[SIGCIS-Members] Register now! Unacceptable Loss: Video Game Preservation in Libraries and Archives

Jessica Farrell jess.farrell at educopia.org
Thu Sep 7 08:44:21 PDT 2023

 Dear friends,

You're invited to Unacceptable Loss: Video Game Preservation in Libraries
and Archives, hosted by Library Futures <https://www.libraryfutures.net/>
in collaboration with the Software Preservation Network
*Register Here.

[image: image.png]

Join *Phil Salvador* (Video Game History Foundation),* Laine Nooney* (NYU
and Unboxing Pod) and* Meredith Rose *(Public Knowledge) to discuss the new
report "Survey of the Video Game Reissue Market in the United States
<https://gamehistory.org/87percent/>" on *Tuesday, September 26th* at 1pm
ET / 5pm UTC.

While the video game industry and cultural heritage institutions agree that
video games should be preserved for both entertainment and study, there is
disagreement about whether the commercial market preempts the need for
libraries, museums, and archives to expand their preservation activities.
To better inform these discussions, the VGHF+SPN gathered evidence about
what portion of historical games are actually still in commercial
distribution. We believe this is the first major study to analyze the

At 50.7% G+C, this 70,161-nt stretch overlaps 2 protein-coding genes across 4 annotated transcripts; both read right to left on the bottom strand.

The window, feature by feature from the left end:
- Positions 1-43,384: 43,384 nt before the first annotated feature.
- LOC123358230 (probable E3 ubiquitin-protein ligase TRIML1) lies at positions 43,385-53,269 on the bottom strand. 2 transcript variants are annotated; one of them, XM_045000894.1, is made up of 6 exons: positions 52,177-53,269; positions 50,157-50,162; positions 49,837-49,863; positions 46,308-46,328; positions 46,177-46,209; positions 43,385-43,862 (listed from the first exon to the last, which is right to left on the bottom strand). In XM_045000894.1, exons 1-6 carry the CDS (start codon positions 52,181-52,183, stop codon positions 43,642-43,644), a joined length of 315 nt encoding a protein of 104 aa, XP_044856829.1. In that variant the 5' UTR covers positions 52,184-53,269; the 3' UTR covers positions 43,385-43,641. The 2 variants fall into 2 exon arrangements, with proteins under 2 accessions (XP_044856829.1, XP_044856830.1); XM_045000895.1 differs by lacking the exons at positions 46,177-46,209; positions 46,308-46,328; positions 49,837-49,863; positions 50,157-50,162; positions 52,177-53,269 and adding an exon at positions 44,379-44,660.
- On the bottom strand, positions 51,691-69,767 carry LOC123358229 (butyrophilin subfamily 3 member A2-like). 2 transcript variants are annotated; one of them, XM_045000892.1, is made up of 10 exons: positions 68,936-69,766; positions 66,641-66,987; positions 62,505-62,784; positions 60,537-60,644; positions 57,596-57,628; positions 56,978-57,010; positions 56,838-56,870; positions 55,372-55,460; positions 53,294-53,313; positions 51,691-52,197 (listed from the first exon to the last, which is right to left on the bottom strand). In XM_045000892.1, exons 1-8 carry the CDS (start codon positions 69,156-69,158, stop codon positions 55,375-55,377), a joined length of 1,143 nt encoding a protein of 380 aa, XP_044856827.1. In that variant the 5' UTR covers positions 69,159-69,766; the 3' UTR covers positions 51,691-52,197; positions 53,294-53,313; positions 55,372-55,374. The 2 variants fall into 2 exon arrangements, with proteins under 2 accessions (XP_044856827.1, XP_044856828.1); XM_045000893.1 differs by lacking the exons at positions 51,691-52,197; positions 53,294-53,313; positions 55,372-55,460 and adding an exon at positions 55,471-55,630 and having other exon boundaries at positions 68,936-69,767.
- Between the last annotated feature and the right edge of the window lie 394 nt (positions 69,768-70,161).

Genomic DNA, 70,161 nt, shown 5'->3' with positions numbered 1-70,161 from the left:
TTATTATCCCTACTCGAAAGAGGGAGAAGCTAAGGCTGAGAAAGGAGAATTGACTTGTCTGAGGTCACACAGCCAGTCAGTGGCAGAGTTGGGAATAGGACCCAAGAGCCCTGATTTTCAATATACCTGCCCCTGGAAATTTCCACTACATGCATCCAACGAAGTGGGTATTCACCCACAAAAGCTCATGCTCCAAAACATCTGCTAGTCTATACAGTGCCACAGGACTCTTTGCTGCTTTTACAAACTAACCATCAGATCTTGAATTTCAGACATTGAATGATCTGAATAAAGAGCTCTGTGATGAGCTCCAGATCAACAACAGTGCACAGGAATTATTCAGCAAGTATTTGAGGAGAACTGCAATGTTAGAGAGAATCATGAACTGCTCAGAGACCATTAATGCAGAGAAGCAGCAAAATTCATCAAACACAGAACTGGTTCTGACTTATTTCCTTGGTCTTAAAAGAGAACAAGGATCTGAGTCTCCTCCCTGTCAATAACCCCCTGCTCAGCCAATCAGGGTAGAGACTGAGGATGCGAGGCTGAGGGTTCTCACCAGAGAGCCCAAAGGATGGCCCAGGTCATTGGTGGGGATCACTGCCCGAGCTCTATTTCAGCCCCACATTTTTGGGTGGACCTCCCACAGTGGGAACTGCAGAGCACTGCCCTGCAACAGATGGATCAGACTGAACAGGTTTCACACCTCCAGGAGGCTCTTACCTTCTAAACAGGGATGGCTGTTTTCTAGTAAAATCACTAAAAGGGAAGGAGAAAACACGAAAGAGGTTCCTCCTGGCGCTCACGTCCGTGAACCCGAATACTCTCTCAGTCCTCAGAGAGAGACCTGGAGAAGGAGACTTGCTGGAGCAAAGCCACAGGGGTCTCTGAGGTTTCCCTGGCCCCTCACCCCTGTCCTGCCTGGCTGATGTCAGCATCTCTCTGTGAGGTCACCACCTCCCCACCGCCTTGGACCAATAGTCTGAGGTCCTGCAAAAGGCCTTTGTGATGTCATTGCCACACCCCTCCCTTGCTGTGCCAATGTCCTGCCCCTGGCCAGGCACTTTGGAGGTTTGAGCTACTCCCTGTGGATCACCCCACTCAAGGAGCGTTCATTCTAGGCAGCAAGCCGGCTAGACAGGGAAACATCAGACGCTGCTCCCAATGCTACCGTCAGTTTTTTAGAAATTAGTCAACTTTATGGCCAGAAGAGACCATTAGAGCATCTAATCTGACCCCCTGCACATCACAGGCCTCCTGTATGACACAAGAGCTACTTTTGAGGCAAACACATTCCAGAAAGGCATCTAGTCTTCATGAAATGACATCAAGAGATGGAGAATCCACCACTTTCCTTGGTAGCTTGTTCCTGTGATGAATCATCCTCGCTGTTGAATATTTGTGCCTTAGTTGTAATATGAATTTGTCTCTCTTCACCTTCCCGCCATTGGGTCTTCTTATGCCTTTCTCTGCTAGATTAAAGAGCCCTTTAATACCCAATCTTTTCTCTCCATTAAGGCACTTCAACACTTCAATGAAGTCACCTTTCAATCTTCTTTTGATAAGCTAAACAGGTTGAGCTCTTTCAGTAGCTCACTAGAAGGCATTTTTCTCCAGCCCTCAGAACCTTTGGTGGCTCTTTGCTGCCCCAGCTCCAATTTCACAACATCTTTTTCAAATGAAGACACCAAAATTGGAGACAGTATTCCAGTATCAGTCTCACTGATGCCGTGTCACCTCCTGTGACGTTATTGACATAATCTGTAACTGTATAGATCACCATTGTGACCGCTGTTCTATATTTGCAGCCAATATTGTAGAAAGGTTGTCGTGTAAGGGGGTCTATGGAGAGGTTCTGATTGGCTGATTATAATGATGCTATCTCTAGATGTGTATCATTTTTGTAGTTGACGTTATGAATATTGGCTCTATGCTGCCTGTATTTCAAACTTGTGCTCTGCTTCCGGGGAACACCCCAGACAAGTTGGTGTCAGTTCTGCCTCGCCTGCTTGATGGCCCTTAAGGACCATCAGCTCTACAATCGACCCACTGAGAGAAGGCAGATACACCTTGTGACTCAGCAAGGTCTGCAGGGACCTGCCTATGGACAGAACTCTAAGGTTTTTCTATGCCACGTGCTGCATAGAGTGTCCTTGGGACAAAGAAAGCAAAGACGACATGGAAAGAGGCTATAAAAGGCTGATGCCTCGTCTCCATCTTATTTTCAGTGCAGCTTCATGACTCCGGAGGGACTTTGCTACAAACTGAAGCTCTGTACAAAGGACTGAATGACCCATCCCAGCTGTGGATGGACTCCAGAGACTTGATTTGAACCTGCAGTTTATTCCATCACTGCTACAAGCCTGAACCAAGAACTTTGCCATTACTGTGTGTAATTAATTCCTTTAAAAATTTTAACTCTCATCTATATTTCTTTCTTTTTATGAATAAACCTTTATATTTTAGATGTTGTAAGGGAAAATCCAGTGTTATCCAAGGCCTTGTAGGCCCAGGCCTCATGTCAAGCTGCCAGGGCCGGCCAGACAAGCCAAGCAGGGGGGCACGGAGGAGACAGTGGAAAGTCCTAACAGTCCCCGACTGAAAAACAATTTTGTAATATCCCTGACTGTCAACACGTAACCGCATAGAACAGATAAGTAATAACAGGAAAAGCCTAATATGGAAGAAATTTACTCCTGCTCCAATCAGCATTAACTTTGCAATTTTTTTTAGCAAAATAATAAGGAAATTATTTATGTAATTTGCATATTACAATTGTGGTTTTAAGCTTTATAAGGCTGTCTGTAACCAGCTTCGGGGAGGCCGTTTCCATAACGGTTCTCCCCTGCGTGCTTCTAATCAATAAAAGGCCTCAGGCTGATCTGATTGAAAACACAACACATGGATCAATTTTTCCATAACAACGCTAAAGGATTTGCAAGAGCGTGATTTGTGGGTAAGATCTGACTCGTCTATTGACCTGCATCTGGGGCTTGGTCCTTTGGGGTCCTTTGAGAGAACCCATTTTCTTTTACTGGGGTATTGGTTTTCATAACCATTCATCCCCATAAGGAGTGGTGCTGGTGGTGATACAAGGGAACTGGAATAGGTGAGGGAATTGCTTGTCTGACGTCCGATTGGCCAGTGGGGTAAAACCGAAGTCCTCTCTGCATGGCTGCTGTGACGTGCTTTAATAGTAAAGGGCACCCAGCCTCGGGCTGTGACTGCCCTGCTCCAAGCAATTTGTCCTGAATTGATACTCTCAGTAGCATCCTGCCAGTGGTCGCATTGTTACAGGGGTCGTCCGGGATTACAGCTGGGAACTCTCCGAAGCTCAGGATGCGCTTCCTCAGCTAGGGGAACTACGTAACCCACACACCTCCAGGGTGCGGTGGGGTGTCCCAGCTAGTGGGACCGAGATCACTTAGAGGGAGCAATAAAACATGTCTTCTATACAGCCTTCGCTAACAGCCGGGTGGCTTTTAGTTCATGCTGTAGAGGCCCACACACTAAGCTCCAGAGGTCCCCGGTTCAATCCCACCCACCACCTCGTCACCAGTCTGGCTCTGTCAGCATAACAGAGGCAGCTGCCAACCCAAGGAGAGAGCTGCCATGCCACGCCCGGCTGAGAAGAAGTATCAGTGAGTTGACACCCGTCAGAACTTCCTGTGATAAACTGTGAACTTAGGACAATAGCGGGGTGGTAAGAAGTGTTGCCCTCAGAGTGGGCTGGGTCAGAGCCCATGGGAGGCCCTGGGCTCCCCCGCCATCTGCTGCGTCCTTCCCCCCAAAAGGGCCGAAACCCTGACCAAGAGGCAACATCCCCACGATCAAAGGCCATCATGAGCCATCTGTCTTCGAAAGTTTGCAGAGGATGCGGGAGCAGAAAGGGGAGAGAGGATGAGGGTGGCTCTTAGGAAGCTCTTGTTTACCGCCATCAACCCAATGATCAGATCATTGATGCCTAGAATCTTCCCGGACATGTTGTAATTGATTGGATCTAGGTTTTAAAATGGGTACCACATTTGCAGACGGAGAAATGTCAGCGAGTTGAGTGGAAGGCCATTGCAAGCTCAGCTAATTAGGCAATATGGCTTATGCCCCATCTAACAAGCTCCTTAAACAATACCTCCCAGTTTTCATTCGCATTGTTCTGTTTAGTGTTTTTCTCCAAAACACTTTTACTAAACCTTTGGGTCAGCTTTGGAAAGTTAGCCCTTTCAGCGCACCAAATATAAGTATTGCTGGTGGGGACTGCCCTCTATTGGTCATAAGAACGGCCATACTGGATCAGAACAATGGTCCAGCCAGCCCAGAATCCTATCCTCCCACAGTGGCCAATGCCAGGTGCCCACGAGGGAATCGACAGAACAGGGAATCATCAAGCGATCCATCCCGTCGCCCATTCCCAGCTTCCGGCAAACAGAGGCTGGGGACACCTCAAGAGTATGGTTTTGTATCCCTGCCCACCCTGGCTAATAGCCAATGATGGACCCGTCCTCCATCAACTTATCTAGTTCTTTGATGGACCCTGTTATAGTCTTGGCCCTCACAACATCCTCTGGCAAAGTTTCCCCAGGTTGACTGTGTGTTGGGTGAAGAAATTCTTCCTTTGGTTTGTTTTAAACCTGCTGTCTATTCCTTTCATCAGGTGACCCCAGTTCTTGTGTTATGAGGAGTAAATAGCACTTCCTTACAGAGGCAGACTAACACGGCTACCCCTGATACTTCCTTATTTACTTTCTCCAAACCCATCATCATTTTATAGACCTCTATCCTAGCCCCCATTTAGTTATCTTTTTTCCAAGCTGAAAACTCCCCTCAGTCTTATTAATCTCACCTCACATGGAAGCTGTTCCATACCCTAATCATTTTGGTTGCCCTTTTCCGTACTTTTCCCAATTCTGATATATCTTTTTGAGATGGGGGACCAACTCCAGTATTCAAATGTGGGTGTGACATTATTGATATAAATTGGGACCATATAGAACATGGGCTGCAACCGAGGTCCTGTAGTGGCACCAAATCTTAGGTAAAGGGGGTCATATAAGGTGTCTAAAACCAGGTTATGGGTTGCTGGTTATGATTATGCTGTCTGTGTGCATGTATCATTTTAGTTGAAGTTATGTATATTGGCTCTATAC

availability rates for a broad sample of historical games in this manner.

The results are stark: Only 13 percent of classic video games published in
the United States are currently in release (n = 1500, ±2.5%, 95% CI). These
low numbers are consistent across platform ecosystems and time periods.
Troublingly, the reissue rate drops below 3 percent for games released
prior to 1985—the foundational era of video games—indicating that the
interests of the marketplace may not align with the needs of video game
researchers. Our experiences gathering data for this study suggest that
these problems will intensify over time due to a low diversity of reissue
sources and the long-term volatility of digital game storefronts.

Our results question whether the commercial market alone can adequately
preserve the medium of video games, particularly for the needs of
researchers. While this study does not make specific recommendations for
improving the state of game availability, it instead offers statistics that
can guide future discussions about the role of cultural institutions in
video game preservation.

This event is hosted by Library Futures in collaboration with the Software
Preservation Network. Autocaptioning will be enabled for the event. Please
reach out if you have other accessibility needs!

*Register Here: *

Jess Farrell | she/her/hers
Community Facilitator <https://educopia.org/bitcurator-edu/>
Software Preservation Network <https://www.softwarepreservationnetwork.org/>
and BitCurator Consortium <https://bitcuratorconsortium.org/>
Educopia Institute
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